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How good Risk management is improving company performance - Deloitte

The cost-of-living crisis, the erosion of social cohesion, cybercrime and climate change are some of the most prominent risks faced by many businesses; and how these risks are managed will determine their performance. This is one of the key observations from the 10th Deloitte Africa Risk Conference – a platform for leaders to tackle risks faced by their organisations with their peers – which was held recently under the theme: “Risk powers performance for purpose led organisations”.

Greg Rammego, Managing Director at Deloitte Risk Advisory Africa says,

The Deloitte Africa Risk Conference is not only about appreciating the risks we face, and dwelling on the challenges they bring, it is also about recognising the opportunities these challenges present. Through this hindsight we gain insights that allow us the foresight to enable us to better manage risk and identify opportunities.
We are living in a state of continuous and rapid change, from the emergence of new technologies to disruptive global events that are increasing complexity of doing business.


In a panel discussion on “Cyber security in the age of AI”, delegates discussed how the pace of innovation by cybercriminals is growing at a faster rate than the corresponding cybersecurity measures.

Cybercrime is a USD2 Trillion a year business, which keeps cybercriminals highly motivated and businesses in Africa on the backfoot because there are only roughly 200 000 skilled digital and cybersecurity professionals on the continent and Middle East combined, as opposed to the 2.6 million professionals in Asia as an example. Panel members pointed out that this not only poses a risk for individuals and corporations, but also puts the sovereignty of countries at risk.

South Africa’s greylisting

Panellists discussed South Africa’s recent greylisting by the Financial Action Task Force, indicating that this presents an opportunity for the country to fix its capital flows and anti-money laundering framework by addressing the concerns raised by the task force. Delegates heard how this presents an opportunity to drive growth, the resilience of our own economies as well as ensure localisation.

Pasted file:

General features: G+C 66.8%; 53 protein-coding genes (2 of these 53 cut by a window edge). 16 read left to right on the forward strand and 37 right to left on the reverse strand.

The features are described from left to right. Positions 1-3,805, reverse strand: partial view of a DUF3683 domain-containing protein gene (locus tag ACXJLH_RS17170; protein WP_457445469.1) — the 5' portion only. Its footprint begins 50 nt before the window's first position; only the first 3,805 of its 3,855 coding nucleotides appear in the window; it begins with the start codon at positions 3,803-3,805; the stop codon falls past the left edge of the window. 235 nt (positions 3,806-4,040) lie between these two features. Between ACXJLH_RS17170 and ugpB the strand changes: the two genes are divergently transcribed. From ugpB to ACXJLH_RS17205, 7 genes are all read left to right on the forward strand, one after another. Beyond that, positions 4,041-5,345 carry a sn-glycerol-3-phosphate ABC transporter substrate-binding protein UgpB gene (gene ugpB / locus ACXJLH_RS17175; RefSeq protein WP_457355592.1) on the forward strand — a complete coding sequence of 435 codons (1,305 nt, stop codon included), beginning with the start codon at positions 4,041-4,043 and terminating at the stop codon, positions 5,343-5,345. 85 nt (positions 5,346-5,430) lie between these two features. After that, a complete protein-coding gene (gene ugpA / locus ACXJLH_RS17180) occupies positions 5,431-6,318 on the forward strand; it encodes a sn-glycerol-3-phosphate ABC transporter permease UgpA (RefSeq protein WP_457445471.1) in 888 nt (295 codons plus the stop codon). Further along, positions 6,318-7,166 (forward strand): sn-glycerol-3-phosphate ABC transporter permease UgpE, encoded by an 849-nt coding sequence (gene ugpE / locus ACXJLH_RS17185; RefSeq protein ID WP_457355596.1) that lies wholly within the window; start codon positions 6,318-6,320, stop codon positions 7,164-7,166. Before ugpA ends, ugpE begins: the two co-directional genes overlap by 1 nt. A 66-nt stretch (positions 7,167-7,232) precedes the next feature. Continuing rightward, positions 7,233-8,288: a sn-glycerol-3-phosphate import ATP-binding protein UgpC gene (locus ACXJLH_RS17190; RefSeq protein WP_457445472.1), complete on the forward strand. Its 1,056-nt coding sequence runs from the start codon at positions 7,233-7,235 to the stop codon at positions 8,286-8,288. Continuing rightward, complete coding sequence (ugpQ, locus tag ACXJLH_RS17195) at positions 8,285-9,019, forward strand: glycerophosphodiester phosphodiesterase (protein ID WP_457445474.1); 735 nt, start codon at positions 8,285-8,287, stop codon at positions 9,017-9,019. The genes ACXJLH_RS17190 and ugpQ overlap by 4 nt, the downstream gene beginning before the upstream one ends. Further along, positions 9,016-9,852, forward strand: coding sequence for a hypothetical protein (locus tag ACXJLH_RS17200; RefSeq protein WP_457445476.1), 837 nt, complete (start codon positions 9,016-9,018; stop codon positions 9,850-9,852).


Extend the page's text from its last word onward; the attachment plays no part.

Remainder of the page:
Energy Transition

Managing the risks and opportunities presented by the Energy Transition came under the spotlight. Panellists noted how this presents Africa with an opportunity to transform its economies from being resource-based to being technology-based. Considering Africa’s young population and a favourable time zone to service the globe, the continent has an opportunity to transform the traditional business model.

Climate change and its associated effects continue to pose a risk, panel members spoke about how, in West Africa; crop failure is becoming more prevalent as well droughts and sporadic flooding in Southern Africa.

Deloitte has argued that the drive towards net Zero presents the continent with opportunities, which start with supplying minerals (platinum, cobalt and rare earth minerals) required in clean energy as well as the manufacture of Electric Vehicles, for example.

The keynote address was by Admassu Tadesse, President and Managing Director at the Eastern and Southern African Trade and Development Bank, and former executive at the Development Bank of Southern Africa. Tadesse noted that while the continent faced challenges, there are still many opportunities in mining, agriculture and energy.

In Tadesse’s address, he stressed that these are very serious opportunities that need to be looked at and that a number of countries are advancing on those opportunities.

Mining, agriculture and energy have long been a primary economic opportunity with not a lot of beneficiations but there’s a new lease on life, and that new lease opens huge opportunities; given that infrastructure has been gradually improving in recent years and in particular, East Africa but also linking all the way to central Africa.

“Our stated objective today [Deloitte Africa Risk Conference] was to generate insights and share knowledge. These conversations can no longer be avoided. Businesses need insights to be able to face the risks and maximise organisational performance without compromising value. As such, our success will lie in making use of that information. How? Through collaboration,” Rammego noted in conclusion.